this crumb's not bad
we're keeping this cloche prototype in business and discovering The Joys of the Scientific Method too!
the last loaf i baked (not the rye sourdough and unfortunately not pictured here) was perplexingly sticky as dough, to the point of being unworkable. i avoided abject loaf failure, always looming on the horizon, only narrowly. after baking it in the cloche and tasting the result, i discovered the reason for the dough's weird consistency: i'd forgotten to add the salt. the always-reliable bread nerds at king arthur tell us that "bread baked without salt will have a flat and insipid taste ... salt tightens the gluten structure. when salt is left out, the resulting dough is slack and sticky in texture, work-up is difficult, and bread volume is poor." don't forget the salt.
this time, i didn't forget the salt. this is a white (93%) and whole wheat (7%) sourdough boule, 1.8% salt. slightly lower hydration ratio (63%) compared to the sourdough rye, but with a longer autolyse (12h), longer bulk fermentation with more folding (14h!), and a much longer proof (5h!). no kneading on this one, just many cycles of stretching and folding. i think the unseasonably low temperatures in massachusetts are messing with things. the crust on this one is great (crunchy, glossy, caramelised), crumb is good and improving (more uniformly aerated through the loaf, fewer dense spots), flavour is excellent (mildly sour, richly flavoured, a marvelous lactic aroma), but the dough is still too wet in the shaping stage and the shaped dough spread too much as it proofed.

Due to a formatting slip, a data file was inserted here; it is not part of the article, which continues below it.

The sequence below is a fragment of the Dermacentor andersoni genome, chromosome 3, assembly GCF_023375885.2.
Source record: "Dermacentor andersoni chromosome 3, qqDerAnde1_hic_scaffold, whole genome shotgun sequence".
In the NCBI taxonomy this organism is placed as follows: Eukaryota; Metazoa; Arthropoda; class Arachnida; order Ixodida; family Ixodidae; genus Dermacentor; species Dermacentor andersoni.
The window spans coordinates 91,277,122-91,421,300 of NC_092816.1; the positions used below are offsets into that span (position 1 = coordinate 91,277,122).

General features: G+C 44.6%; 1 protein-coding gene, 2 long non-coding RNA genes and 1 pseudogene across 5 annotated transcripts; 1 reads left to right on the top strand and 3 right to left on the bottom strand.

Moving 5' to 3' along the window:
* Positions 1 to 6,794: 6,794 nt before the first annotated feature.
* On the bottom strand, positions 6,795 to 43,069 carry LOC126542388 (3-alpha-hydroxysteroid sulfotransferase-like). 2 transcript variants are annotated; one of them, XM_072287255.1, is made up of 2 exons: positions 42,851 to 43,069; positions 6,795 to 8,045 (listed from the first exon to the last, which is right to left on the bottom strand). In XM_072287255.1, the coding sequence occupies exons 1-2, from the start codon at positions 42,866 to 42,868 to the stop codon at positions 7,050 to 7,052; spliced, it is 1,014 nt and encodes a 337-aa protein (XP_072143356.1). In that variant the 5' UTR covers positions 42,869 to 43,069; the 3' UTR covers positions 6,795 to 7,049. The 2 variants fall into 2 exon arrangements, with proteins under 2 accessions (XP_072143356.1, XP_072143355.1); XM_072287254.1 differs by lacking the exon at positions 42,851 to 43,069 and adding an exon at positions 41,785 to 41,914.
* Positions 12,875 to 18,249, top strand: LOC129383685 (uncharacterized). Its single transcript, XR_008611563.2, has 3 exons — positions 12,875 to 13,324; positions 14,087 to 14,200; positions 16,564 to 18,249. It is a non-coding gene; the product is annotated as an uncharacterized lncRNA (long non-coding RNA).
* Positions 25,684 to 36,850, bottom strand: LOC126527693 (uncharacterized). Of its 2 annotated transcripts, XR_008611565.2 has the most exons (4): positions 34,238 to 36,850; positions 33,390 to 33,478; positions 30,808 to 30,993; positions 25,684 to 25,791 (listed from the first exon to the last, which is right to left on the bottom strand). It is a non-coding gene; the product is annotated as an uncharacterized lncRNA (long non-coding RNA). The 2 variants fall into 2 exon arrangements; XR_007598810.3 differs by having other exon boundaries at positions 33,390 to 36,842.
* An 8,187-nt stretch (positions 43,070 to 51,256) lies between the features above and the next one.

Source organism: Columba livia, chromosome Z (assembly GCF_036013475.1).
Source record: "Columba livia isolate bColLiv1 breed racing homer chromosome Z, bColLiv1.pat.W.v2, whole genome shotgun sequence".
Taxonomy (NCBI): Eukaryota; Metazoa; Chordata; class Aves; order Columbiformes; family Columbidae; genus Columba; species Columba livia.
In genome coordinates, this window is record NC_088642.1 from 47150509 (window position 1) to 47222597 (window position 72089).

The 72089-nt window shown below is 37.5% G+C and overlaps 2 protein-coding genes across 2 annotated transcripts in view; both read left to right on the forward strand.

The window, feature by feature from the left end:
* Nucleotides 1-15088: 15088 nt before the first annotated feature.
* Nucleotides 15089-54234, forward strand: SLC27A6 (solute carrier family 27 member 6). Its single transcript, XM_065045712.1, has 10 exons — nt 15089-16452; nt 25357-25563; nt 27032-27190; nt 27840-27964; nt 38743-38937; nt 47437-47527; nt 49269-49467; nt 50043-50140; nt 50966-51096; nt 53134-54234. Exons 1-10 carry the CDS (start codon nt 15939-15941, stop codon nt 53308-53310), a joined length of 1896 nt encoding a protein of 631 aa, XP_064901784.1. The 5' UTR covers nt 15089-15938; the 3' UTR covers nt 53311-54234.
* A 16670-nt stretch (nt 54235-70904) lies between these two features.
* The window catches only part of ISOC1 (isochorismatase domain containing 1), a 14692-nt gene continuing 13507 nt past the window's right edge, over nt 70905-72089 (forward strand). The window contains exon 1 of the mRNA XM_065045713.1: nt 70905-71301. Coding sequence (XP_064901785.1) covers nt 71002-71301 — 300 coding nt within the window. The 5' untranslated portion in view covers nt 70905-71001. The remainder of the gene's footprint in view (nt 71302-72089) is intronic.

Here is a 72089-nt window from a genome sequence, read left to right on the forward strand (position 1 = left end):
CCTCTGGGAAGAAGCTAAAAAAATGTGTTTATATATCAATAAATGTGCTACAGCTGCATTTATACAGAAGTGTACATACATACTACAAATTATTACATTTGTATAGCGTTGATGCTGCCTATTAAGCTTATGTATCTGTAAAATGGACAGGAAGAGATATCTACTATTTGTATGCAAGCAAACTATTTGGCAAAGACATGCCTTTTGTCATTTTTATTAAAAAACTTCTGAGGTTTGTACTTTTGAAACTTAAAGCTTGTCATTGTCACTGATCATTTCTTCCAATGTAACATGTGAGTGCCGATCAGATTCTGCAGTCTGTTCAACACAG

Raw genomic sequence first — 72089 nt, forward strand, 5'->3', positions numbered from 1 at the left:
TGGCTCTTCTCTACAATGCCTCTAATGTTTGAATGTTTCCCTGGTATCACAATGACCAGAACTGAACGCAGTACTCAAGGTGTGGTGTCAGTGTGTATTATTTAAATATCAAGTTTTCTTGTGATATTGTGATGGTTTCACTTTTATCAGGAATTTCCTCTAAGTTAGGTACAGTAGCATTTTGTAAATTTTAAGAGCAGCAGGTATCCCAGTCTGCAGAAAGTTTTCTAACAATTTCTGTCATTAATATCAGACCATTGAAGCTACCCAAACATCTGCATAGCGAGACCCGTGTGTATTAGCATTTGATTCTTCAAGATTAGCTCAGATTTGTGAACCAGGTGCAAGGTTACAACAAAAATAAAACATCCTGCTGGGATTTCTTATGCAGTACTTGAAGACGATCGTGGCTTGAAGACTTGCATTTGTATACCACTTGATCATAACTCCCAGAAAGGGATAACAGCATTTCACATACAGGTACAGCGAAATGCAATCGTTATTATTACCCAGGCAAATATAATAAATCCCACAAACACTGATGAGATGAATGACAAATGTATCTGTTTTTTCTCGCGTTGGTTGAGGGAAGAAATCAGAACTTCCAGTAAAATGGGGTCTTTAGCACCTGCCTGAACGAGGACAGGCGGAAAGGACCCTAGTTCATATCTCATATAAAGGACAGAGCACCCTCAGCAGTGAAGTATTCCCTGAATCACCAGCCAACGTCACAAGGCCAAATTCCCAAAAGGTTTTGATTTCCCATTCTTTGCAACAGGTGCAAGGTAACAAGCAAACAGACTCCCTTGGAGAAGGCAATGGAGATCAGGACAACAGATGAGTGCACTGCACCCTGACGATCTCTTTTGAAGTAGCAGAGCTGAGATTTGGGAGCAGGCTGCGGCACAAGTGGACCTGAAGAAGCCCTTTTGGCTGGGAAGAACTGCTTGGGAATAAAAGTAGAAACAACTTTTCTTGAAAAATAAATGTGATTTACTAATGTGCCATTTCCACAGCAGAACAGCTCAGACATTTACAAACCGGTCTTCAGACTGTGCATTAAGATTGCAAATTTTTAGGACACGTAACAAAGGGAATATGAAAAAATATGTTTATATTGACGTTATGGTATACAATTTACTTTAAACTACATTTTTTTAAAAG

the crumb issues are, i think, associated with the hydration ratio on the dough. a slightly drier dough may proof better and (maybe) yield a better crumb. next time around, i'll drop the hydration even more (maybe 61%). flavour is good, so i'll keep the flour types and proportions and the approximate autolyse/bulk/proof times.
a note on the cloche: so far, the cloche seems to be associated with consistently excellent crust and great oven spring (3 for 3) even when i do something boneheaded like forgetting to put in the salt and the dough spreads out into a huge puddle during the proofing. but you know what they say about the relationship between correlation and causation.
[another guest post from the sap also rises]